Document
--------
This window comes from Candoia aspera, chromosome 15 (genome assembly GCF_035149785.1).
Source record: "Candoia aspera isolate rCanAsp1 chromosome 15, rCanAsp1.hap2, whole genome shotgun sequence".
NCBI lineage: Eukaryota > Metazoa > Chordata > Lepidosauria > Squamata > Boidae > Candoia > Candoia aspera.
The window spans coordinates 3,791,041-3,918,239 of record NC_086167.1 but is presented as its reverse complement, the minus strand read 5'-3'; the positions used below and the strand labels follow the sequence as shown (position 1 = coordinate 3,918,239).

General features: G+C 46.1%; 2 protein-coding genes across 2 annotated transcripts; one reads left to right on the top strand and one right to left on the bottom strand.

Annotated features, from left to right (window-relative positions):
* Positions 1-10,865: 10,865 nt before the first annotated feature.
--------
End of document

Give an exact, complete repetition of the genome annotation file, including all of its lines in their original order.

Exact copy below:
This window comes from Candoia aspera, chromosome 15 (genome assembly GCF_035149785.1).
Source record: "Candoia aspera isolate rCanAsp1 chromosome 15, rCanAsp1.hap2, whole genome shotgun sequence".
NCBI lineage: Eukaryota > Metazoa > Chordata > Lepidosauria > Squamata > Boidae > Candoia > Candoia aspera.
The window spans coordinates 3,791,041-3,918,239 of record NC_086167.1 but is presented as its reverse complement, the minus strand read 5'-3'; the positions used below and the strand labels follow the sequence as shown (position 1 = coordinate 3,918,239).

General features: G+C 46.1%; 2 protein-coding genes across 2 annotated transcripts; one reads left to right on the top strand and one right to left on the bottom strand.

Annotated features, from left to right (window-relative positions):
* Positions 1-10,865: 10,865 nt before the first annotated feature.